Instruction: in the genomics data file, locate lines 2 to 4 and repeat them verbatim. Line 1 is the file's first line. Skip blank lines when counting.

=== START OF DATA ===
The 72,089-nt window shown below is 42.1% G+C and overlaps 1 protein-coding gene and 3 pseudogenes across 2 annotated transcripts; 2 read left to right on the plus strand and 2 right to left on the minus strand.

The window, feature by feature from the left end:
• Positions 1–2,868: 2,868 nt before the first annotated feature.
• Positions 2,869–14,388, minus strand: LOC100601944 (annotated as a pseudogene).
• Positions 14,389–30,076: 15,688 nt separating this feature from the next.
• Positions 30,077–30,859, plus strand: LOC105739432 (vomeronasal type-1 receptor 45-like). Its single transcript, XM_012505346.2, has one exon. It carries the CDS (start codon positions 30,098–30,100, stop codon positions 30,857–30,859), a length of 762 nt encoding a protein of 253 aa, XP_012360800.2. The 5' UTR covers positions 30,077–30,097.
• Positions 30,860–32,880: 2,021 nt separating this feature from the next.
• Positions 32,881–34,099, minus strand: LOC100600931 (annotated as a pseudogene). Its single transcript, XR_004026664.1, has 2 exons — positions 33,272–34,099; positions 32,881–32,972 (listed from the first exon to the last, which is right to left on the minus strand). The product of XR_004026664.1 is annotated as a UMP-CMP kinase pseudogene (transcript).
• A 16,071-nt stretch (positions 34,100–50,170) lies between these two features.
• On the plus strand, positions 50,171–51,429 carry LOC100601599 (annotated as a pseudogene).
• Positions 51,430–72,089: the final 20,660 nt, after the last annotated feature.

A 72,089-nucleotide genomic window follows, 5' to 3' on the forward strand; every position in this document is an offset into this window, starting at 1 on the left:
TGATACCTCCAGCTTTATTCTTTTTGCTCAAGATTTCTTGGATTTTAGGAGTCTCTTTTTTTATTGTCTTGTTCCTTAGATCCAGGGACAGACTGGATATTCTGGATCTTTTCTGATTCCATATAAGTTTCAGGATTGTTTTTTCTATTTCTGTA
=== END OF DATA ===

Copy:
The window, feature by feature from the left end:
• Positions 1–2,868: 2,868 nt before the first annotated feature.
• Positions 2,869–14,388, minus strand: LOC100601944 (annotated as a pseudogene).